About 7.15 lakh units of blood is collected every year in the state and 95 per cent of it is through voluntary donation, revealed Dr J Radhakrishnan, Health Secretary at the World Blood Donor Day function held on Wednesday.
In a function organised by the Tamil Nadu State Aids Control Society (TANSACS) and the Tamil Nadu Blood Transfusion Council to encourage regular blood donors, the health secretary said that awareness programmes were organised. “We should encourage first time donors with special awards, so that more and more people volunteer to donate blood,” he added.
Health Minister KC Veeramani said that the State is currently leading in blood donation but is yet to reach their target. “Organs are donated after death. But only blood donation gives immense satisfaction as we can do it when we are alive. I donate twice a year and it gives me a lot of satisfaction,” he said.
Pointing out that a person can donate blood once in three months, Mayor Saidai Duraisamy said that anyone can donate it as long as they have the generosity. “We have 95 per cent voluntary donation. If we try, we can even donate blood to other states,” the Mayor said.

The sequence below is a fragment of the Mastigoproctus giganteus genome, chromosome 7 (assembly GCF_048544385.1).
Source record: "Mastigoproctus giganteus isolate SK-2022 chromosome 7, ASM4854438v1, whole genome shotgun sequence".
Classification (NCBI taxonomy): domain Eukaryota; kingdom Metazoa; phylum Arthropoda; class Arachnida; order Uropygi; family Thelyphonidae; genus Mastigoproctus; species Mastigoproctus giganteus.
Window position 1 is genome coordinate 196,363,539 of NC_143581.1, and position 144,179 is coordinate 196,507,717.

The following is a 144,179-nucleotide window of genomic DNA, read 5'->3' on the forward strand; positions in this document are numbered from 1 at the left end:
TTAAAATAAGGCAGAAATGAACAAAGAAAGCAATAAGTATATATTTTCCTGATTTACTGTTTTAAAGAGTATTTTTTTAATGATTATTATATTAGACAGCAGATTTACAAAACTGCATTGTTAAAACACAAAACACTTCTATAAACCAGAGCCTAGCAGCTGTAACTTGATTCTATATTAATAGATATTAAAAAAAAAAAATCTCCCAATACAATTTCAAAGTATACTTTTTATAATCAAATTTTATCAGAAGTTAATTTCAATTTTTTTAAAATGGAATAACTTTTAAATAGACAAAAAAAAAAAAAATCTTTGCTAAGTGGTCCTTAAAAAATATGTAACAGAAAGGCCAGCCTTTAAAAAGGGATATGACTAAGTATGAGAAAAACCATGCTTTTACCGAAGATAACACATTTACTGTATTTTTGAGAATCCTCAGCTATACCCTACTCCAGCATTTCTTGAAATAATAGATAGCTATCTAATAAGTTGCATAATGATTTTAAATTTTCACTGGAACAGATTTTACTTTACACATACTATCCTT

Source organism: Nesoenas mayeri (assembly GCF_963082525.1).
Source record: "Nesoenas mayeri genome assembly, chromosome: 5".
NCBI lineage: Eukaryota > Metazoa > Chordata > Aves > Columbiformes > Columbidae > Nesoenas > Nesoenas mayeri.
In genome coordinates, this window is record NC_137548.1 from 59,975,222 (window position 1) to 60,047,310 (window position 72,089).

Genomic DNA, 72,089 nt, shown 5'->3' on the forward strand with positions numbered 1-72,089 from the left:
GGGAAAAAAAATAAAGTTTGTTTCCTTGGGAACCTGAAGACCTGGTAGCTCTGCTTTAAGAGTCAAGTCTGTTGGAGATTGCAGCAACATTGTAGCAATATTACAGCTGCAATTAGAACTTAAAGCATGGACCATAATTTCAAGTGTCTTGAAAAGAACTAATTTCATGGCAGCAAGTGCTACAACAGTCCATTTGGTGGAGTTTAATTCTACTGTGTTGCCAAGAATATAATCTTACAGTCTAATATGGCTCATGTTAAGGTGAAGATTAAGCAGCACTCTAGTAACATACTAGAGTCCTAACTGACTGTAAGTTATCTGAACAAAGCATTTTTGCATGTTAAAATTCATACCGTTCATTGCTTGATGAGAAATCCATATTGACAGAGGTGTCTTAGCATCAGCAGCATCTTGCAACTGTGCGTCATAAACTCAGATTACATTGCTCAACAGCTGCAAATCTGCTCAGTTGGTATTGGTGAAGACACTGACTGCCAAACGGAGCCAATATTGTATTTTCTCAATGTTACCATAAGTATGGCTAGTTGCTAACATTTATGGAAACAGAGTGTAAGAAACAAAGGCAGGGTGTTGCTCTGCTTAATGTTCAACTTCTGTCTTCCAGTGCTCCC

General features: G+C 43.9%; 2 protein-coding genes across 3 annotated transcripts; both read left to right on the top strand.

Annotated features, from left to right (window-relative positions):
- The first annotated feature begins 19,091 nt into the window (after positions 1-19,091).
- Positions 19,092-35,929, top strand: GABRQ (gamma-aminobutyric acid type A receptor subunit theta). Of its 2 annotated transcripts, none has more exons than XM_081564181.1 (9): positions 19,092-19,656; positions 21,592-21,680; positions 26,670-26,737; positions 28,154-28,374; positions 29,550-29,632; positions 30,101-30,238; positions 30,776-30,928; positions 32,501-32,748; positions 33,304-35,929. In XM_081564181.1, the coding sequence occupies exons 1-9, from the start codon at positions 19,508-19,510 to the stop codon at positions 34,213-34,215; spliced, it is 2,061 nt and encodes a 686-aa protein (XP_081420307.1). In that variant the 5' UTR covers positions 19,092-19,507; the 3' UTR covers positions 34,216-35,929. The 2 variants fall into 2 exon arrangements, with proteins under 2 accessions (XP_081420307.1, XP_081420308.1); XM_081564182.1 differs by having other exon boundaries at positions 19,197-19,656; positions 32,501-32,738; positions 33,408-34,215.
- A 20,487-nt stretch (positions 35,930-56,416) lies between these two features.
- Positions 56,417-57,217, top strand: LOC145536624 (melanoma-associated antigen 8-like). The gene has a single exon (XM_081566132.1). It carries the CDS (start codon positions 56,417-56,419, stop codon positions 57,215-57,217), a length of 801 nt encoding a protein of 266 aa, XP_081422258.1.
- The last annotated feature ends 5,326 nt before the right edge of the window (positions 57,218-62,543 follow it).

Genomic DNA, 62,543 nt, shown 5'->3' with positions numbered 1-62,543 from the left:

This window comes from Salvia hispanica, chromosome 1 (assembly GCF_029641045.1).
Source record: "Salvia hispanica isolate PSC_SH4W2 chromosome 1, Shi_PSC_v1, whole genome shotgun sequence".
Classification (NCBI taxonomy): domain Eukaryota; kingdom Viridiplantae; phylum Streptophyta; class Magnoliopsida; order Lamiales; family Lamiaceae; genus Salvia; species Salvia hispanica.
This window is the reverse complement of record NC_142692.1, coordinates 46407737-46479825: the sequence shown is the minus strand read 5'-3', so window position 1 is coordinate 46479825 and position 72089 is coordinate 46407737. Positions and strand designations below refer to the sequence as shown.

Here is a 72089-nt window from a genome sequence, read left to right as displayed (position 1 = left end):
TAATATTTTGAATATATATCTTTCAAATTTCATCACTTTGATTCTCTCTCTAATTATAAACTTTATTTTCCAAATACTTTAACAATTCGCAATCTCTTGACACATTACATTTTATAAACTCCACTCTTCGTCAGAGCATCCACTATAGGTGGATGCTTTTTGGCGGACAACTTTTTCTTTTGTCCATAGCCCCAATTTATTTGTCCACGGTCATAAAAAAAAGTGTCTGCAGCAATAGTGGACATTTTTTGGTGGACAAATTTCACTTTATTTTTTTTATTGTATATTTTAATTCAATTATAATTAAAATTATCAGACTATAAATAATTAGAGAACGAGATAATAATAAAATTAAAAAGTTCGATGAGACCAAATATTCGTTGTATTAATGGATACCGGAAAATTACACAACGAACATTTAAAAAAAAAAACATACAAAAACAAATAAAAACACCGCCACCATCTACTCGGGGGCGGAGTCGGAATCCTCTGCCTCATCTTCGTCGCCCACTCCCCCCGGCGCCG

About 32 regular blood donors, who were chosen from 68 applicants, were felicitated during the function. 61-year-old Gopalakrishnan from Cuddalore, was among them. The trader, who started donating blood since he was 18, had so far done it 82 times.
TANSACS project director Rajendra Ratnoo said that the function was a culmination of various programmes that were organised across the State, which started on World Blood Donor Day on June 14. The director also spoke about a web portal for blood banks where donors can register themselves for donation. “The portal will update people on the availability of blood, category wise,” he informed.
According to officials, there are 272 blood banks in the State, out of which 84 were under the government, 176 private and 11 were Central and State centres. The blood bank at the Rajiv Gandhi Government General Hospital was the largest with about 35,000 units of blood collected so far. “Every unit of blood is separated into four – red blood cells, white blood cells, plasma and platelets so it can help save four lives,” Dr V Kanagasabai, Dean, MMC informed.